Asked if the Prime Minister (PM) was content that Brooks Newmark MP was going to Syria to talk to President Assad, the Prime Minister’s Spokesman (PMS) said that the PM was in Birmingham but that the Foreign and Commonwealth office (FCO) was made aware and had discussed the trip with the Mr Newmark.
Asked if the MP in question went as a Government envoy or passed on any official messages, the PMS said that he went in a personal capacity.
Asked about the guidance from the FCO, the PMS said that the general advice was not to travel to Syria.
Asked if the Government was falling short of the recommendations for a total ban on referral payments, set out in the Jackson review, the PMS pointed them to the Ministry of Justice for a response.
Asked if the Government was happy that the insurance industry was colluding with police and others to sell on personal details, the PMS pointed out that police selling on details was illegal. There wasn’t sufficient evidence to support Jackson’s recommendation on the issue of commercial organisations passing on details, but the Department continued to look at it.
Asked if the Information Commission should investigate as a data protection issue, the PMS said that the law applied to everyone, including the police. A lot of the information was being passed on legally by commercial organisations, after consent had been given by an individual signing a contract. Asked if it was fair that an individual could unknowingly give consent by ticking a box after a crash, the PMS said that this was the issue that the Department were looking into.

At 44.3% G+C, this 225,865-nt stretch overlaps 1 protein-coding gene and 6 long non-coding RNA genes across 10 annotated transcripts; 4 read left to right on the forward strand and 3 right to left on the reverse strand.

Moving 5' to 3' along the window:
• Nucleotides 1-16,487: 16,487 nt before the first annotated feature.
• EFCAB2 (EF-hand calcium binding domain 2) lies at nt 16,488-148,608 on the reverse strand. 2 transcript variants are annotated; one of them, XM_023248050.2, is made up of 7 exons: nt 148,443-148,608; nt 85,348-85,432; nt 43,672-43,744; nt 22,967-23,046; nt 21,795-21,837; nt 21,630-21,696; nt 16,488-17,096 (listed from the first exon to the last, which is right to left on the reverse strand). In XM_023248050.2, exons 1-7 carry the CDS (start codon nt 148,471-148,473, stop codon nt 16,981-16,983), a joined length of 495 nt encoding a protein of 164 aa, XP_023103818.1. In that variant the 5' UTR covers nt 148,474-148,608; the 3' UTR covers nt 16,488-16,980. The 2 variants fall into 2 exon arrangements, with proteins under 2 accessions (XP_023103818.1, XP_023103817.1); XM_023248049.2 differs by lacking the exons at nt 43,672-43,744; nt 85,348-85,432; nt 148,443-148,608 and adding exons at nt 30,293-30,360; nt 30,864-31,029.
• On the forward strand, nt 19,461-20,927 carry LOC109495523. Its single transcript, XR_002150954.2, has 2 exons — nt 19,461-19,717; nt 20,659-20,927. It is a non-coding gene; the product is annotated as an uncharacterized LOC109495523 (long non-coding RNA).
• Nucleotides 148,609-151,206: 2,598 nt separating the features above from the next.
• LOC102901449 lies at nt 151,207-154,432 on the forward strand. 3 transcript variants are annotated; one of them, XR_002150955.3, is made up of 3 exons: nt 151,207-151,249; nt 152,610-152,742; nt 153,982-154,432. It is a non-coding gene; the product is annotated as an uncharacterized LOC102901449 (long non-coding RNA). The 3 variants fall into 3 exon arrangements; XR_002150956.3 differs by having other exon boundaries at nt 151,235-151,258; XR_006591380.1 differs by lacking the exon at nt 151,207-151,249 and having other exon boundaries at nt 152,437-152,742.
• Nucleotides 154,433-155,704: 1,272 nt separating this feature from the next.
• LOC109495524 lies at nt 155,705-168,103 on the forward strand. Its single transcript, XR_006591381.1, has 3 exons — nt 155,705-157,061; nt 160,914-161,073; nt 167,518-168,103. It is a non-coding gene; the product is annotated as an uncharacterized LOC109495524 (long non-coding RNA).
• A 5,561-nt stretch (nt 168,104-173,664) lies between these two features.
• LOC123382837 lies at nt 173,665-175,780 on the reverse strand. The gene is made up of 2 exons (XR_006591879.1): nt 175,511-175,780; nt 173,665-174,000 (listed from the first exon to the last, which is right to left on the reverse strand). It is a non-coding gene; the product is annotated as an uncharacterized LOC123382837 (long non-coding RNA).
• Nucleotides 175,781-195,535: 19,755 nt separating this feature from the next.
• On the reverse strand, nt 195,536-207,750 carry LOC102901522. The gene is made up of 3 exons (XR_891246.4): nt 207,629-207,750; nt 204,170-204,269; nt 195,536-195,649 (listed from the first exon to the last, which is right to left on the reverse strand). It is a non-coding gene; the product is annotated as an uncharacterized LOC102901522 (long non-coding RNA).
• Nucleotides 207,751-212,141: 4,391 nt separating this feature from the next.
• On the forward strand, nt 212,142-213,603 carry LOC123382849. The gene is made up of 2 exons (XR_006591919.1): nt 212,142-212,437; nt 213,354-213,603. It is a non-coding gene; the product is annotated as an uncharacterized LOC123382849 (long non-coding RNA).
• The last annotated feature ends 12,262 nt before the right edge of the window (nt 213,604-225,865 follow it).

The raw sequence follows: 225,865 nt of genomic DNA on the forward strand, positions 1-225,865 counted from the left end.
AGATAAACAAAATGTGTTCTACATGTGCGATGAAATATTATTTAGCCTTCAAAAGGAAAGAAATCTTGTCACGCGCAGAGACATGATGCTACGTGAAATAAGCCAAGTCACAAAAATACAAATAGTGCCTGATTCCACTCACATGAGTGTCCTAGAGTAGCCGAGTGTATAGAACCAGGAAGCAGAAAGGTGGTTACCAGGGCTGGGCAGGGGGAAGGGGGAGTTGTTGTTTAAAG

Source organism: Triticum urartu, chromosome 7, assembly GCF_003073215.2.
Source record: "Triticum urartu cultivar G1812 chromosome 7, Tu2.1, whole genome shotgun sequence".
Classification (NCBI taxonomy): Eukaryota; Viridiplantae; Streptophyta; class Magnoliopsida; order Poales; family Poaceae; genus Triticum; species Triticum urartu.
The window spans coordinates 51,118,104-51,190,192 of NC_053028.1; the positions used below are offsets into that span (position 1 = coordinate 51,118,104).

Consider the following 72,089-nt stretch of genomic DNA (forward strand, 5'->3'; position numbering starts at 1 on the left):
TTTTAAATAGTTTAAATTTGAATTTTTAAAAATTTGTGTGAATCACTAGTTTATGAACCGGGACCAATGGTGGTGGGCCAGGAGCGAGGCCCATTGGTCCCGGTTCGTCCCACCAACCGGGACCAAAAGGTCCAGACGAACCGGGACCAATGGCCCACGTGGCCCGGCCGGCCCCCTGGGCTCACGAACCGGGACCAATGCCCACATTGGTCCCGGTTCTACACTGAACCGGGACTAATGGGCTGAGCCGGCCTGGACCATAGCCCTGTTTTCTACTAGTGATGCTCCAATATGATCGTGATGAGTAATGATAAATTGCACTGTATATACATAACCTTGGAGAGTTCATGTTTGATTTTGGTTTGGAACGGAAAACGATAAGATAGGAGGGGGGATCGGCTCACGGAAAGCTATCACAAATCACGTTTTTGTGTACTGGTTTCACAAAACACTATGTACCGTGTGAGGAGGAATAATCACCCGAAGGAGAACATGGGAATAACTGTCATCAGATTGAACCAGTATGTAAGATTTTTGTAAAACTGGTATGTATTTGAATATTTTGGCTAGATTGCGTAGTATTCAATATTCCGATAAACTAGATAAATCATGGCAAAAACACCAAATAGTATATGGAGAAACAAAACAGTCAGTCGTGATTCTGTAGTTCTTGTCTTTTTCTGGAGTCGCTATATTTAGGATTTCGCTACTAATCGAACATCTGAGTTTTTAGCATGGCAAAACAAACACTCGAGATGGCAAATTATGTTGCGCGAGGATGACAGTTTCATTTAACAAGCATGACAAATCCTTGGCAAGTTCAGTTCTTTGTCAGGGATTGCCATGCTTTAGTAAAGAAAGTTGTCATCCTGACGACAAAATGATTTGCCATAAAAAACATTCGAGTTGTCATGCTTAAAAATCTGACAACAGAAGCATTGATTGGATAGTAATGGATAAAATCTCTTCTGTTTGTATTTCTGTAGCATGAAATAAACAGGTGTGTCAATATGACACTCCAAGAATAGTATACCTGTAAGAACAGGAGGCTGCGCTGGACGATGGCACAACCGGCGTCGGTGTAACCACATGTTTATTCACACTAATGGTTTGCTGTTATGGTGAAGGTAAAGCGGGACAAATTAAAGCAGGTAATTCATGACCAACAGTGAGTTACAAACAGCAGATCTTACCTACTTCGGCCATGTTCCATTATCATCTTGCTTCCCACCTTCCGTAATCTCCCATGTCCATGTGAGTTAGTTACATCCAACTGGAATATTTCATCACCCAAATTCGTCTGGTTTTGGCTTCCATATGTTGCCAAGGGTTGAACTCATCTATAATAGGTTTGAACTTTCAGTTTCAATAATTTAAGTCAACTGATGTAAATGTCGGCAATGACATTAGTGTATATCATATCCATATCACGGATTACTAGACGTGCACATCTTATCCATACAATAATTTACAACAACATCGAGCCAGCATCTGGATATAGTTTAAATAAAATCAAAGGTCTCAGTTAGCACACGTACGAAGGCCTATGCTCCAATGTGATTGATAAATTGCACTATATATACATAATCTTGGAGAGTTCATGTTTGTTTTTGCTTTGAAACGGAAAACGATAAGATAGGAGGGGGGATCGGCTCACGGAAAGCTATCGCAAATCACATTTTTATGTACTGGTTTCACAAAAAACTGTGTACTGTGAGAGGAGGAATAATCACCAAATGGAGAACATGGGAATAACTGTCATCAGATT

Asked if it was a good thing that the Department were still looking at this, the PMS responded that at the time of the Jackson Review there was not sufficient evidence to support a change. A review by the Legal Services Board had supported that judgement but the Department continued to look at the issue.
High Speed 2 (HS2)
Asked if the PM thought that people living along the HS2 route were all ‘well off nimbys’, the PMS said that the Government policy was to press ahead with HS2.
Asked if the PM was pleased with the number of schools that planned to stay open, the PMS said that the figures set out by the Education Secretary were incomplete as teachers were not obliged to tell their schools if they would be going on strike. The PMS said that there would be an update on the figures and a more complete picture to come.
Asked if academies were more likely to stay open, the PMS said it was difficult to draw firm conclusions as nearly half had not yet responded.